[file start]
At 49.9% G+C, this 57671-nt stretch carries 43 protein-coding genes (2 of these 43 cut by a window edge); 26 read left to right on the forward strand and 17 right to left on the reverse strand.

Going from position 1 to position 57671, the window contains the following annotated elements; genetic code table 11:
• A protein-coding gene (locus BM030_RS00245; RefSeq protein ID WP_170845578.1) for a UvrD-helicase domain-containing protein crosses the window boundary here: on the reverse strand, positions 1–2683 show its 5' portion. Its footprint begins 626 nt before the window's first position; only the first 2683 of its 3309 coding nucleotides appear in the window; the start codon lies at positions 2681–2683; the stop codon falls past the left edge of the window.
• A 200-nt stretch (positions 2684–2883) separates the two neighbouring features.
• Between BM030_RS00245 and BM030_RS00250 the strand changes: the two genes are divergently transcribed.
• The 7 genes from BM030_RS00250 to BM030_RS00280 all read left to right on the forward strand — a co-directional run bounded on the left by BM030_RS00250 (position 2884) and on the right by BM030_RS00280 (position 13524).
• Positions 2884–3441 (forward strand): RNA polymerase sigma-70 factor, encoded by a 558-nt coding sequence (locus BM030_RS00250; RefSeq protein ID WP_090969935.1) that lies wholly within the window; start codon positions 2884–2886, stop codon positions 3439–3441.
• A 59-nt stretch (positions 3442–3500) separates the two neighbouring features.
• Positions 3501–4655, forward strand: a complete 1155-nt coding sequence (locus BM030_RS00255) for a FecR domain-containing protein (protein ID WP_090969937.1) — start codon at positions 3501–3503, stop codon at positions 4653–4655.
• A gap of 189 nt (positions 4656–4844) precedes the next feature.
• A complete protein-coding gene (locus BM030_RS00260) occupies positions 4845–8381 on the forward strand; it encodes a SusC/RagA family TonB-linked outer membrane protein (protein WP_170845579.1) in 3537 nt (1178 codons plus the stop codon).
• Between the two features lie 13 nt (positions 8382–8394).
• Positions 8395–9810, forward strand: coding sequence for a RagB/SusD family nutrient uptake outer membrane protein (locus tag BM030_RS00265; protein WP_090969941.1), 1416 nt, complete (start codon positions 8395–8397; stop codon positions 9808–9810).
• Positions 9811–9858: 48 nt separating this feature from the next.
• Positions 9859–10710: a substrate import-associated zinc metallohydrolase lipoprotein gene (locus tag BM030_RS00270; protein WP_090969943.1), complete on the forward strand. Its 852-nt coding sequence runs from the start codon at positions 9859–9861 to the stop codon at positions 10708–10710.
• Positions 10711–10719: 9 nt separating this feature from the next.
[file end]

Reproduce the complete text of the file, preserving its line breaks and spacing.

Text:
At 49.9% G+C, this 57671-nt stretch carries 43 protein-coding genes (2 of these 43 cut by a window edge); 26 read left to right on the forward strand and 17 right to left on the reverse strand.

Going from position 1 to position 57671, the window contains the following annotated elements; genetic code table 11:
• A protein-coding gene (locus BM030_RS00245; RefSeq protein ID WP_170845578.1) for a UvrD-helicase domain-containing protein crosses the window boundary here: on the reverse strand, positions 1–2683 show its 5' portion. Its footprint begins 626 nt before the window's first position; only the first 2683 of its 3309 coding nucleotides appear in the window; the start codon lies at positions 2681–2683; the stop codon falls past the left edge of the window.
• A 200-nt stretch (positions 2684–2883) separates the two neighbouring features.
• Between BM030_RS00245 and BM030_RS00250 the strand changes: the two genes are divergently transcribed.
• The 7 genes from BM030_RS00250 to BM030_RS00280 all read left to right on the forward strand — a co-directional run bounded on the left by BM030_RS00250 (position 2884) and on the right by BM030_RS00280 (position 13524).
• Positions 2884–3441 (forward strand): RNA polymerase sigma-70 factor, encoded by a 558-nt coding sequence (locus BM030_RS00250; RefSeq protein ID WP_090969935.1) that lies wholly within the window; start codon positions 2884–2886, stop codon positions 3439–3441.
• A 59-nt stretch (positions 3442–3500) separates the two neighbouring features.
• Positions 3501–4655, forward strand: a complete 1155-nt coding sequence (locus BM030_RS00255) for a FecR domain-containing protein (protein ID WP_090969937.1) — start codon at positions 3501–3503, stop codon at positions 4653–4655.
• A gap of 189 nt (positions 4656–4844) precedes the next feature.
• A complete protein-coding gene (locus BM030_RS00260) occupies positions 4845–8381 on the forward strand; it encodes a SusC/RagA family TonB-linked outer membrane protein (protein WP_170845579.1) in 3537 nt (1178 codons plus the stop codon).
• Between the two features lie 13 nt (positions 8382–8394).
• Positions 8395–9810, forward strand: coding sequence for a RagB/SusD family nutrient uptake outer membrane protein (locus tag BM030_RS00265; protein WP_090969941.1), 1416 nt, complete (start codon positions 8395–8397; stop codon positions 9808–9810).
• Positions 9811–9858: 48 nt separating this feature from the next.
• Positions 9859–10710: a substrate import-associated zinc metallohydrolase lipoprotein gene (locus tag BM030_RS00270; protein WP_090969943.1), complete on the forward strand. Its 852-nt coding sequence runs from the start codon at positions 9859–9861 to the stop codon at positions 10708–10710.
• Positions 10711–10719: 9 nt separating this feature from the next.